There is something distinctly uncomfortable, though, about their tactics.
Professional lobbyists are alarmed.
The Australian Trucking Association, the National Road Freighters’ Association and the National Farmers’ Federation have all quickly distanced themselves from the convoy of no confidence.
The – still rumbling – global financial crisis is – of course – at the heart of the present unrest.
The convoy is just one symptom.
Australians new habit of saving more and spending less is another.
But these are risky times.
by Alan Thornhill
Age pensioners have faced stiff price pressures over the past year.
The prices they pay rose by 4.4 per cent, in the 12 months to the end of June.
Things have been even tougher for families with at least one breadwinner employed.
Their prices rose by an average price rise of 4.5 per cent, over the same time.
These figures, calculated by the Australian Bureau of Statistics, are surprising.
In both cases, these increases are well above the 3.6 per cent rise that the Bureau,itself, chalked up on its broadest price indicator – the Consumer Price Index – for the same period.
So what is going on here?
The Bureau’s latest figures show how various groups, in the Australian community, have been affected by price rises over the past year.
The groups covered were employee households, age pensioner households, others on government welfare and self funded retiree households.
Sadly, the bureau did not publish figures for other groups, such as young, carefree singles, or adult students.
Its figures, though, suggest that groups like these must have escaped price pressures relatively lightly.
Some people certainly did.
After all, self funded retirees faced a 4 per cent price rise, over the past year, on the Bureau’s calculations.
And those other welfare recipients were hit hardest of all, with 4.6 per cent rise in their prices.
The expenses each group faces does, of course, differ according to different needs.
Age pensioners, for example, often have higher health costs than other Australians.
Working families suffer most when interest rates rise.
These differences, though, are not the whole story.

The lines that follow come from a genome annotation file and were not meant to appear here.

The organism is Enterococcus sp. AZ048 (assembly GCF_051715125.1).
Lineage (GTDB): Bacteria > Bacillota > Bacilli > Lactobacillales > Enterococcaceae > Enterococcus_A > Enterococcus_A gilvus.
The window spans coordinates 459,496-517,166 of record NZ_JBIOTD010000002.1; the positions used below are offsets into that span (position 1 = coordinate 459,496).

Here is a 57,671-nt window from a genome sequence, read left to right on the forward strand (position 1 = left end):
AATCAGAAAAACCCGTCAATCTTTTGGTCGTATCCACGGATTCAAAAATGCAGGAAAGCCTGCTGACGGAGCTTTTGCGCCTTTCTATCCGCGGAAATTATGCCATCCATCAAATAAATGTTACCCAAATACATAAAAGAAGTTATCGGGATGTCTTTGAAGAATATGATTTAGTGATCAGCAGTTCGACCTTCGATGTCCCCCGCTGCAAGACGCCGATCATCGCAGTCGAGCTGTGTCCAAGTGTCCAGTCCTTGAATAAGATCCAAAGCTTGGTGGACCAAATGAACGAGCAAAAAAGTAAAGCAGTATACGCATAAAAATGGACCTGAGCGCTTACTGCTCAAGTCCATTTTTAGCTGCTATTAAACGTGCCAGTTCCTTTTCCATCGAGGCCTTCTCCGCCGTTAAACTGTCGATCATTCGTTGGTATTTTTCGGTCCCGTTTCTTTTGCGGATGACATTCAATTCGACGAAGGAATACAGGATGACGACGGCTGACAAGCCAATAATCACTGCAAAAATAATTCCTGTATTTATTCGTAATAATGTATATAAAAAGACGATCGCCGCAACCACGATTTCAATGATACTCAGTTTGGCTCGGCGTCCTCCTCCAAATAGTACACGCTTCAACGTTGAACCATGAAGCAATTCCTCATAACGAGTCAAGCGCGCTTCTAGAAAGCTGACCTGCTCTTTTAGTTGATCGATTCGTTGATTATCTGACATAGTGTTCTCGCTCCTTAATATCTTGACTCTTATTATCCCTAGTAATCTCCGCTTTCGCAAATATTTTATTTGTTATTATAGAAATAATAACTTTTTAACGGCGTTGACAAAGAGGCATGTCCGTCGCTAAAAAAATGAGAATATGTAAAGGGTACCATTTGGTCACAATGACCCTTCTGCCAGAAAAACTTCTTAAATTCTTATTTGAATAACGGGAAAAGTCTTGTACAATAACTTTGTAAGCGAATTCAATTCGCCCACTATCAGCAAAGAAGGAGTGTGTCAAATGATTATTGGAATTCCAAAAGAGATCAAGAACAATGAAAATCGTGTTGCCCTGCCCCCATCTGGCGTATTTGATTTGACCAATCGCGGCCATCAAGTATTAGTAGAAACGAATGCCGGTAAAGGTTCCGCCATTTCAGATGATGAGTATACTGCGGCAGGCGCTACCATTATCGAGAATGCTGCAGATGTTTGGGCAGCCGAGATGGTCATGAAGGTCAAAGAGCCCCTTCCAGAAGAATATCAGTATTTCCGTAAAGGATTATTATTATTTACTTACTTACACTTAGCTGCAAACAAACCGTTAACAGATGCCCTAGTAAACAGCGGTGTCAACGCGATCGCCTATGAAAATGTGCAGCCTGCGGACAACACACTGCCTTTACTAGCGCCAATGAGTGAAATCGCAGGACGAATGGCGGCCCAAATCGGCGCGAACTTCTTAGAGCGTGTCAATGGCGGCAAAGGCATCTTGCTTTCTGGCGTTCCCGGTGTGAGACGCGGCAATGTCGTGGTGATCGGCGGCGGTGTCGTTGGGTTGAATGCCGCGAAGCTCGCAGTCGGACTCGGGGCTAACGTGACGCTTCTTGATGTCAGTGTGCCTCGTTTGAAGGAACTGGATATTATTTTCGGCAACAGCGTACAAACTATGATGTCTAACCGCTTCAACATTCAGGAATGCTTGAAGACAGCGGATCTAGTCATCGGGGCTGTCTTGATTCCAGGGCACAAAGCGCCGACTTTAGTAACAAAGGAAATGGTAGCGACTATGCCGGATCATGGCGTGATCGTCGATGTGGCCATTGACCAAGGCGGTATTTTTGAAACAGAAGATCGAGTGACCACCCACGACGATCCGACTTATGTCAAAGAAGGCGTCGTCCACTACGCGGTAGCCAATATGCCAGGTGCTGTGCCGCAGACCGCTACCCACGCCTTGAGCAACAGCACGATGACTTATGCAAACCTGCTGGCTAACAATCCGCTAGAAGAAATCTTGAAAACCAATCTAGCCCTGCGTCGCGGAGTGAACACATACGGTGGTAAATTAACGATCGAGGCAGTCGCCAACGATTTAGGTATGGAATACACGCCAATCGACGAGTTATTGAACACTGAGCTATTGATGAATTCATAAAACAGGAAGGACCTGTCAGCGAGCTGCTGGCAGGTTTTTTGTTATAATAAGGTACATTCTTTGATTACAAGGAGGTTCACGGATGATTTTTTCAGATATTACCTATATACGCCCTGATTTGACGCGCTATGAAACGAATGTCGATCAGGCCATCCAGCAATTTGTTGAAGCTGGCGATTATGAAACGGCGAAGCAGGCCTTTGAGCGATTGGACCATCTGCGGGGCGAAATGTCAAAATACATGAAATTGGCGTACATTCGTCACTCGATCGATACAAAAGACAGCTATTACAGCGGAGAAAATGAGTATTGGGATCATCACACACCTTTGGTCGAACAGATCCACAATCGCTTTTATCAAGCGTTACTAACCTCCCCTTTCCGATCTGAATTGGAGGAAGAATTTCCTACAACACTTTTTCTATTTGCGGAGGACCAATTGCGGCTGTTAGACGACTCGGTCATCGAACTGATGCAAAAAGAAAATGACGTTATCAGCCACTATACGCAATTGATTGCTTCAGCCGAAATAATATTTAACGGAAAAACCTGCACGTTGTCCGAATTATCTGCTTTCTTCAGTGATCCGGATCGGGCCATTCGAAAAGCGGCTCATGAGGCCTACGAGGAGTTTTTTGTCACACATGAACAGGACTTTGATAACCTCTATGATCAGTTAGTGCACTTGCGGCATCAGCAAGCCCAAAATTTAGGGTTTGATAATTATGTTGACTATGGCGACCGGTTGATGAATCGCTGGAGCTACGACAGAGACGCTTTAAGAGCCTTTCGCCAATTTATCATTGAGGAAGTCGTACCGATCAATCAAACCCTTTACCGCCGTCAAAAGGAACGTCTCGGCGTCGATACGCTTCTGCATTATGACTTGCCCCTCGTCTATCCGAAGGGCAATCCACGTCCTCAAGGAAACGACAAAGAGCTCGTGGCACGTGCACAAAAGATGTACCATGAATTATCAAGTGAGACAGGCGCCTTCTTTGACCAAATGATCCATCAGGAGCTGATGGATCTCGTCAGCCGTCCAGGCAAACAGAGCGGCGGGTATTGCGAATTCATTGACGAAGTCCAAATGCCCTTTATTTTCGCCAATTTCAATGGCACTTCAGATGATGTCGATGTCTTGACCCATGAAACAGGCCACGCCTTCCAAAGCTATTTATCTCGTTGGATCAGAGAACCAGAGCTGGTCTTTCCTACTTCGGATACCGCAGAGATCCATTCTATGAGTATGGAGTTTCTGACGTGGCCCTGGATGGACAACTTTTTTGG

The Bureau also gave notice of some technical changes it plans to make to the its Consumer Price Index.
These will start, later this year, with the September quarter figures.
Meanwhile, in its latest paper, the Bureau “re-referenced” its June quarter CPI figures, raising the June quarter rise from 0.9 to 1 per cent and the annual rise from 3.6 to 3.7 per cent.
There were exceptional factors, too, in all cases.
Cyclone Yasi, which wiped out most of Australia’s banana crop this year, sent banana prices into orbit.
Floods, too, pushed up other food prices, for young and older Australians alike.
The latest figures are not expected to influence Australia’s interest rates, though.
These are set are set by the Reserve Bank, which aims to keep Australia’s inflation in a 2-3 per cent range, over the course of a business cycle.
However, the bank looks at a “trimmed” figure – currently 2.7 per cent – to measure inflation, when it assesses possible changes to Australia’s interest rates.
The bank is less hawkish on rates now, than it was earlier in the year.
It has noted that several sectors in the economy – including retail sales and the building industry – have been subdued, over recent months.
Alan Thornhill is a parliamentary press gallery journalist.
Private Briefing is updated daily with Australian personal finance news, analysis, and commentary.
Thursday December 5
The Dow Jones index fell 24.85 points to 15,889.80
The Federal government and the Greens have reached a deal, under which the cap on Commonwealth debt will be abolished
Qantas warns of another 1,000 job cuts, over the coming year
East Timor’s prime minister says he is shocked by the Australian Government’s decision to authorise raids on a lawyer and whistleblower who were set to provide evidence against Australia in The Hague.
|Aud To Usd||0.9027||N/A||N/A|
|Bhp Blt Fpo||36.780||-0.020||-0.05%|
|Cwlth Bank Fpo||75.500||-1.300||-1.69%|
|Bramb Ltd Fpo||9.420||-0.090||-0.95%|
The News This Week
- Qantas “under pressure” PM
- PM announces free trade agreement with the Republic of Korea
- Trade deficit jumps
- Deeming accounts:a warning
- The $A stumbles, then…
- Debt cap:the row continues
- Competition law review ordered
- Limitless debt:Hockey explains
- Federal debt cap to be scrapped
- Treasurers trade blows
- “This is what we inherited,” Hockey says as growth comes in at 0.6 per cent
- Services sector stirs
- Consumer confidence rises
- Our students are “slipping” Report
- Rates:the explanation
- Airlines (81)
- Banking (2567)
- Business (2679)
- Communications (58)
- crime (15)
- Disaster (119)
- Economics (2651)
- education (1)
- Environment (128)
- Financial advice (2403)
- Health (102)
- Housing (710)
- Inflation (528)
- Insurance (107)
- Investment (2186)
- Markets (1982)
- Media (133)
- medical (41)
- mining (265)
- pay (110)
- Politics (2715)
- population (165)
- Regulation (1026)
- retirement (86)
- rural (14)
- Rural australia (113)
- Security (23)
- Social security (254)
- Superannuation (233)
- Tax (400)
- The latest (124)
- Trade (737)
- Uncategorized (391)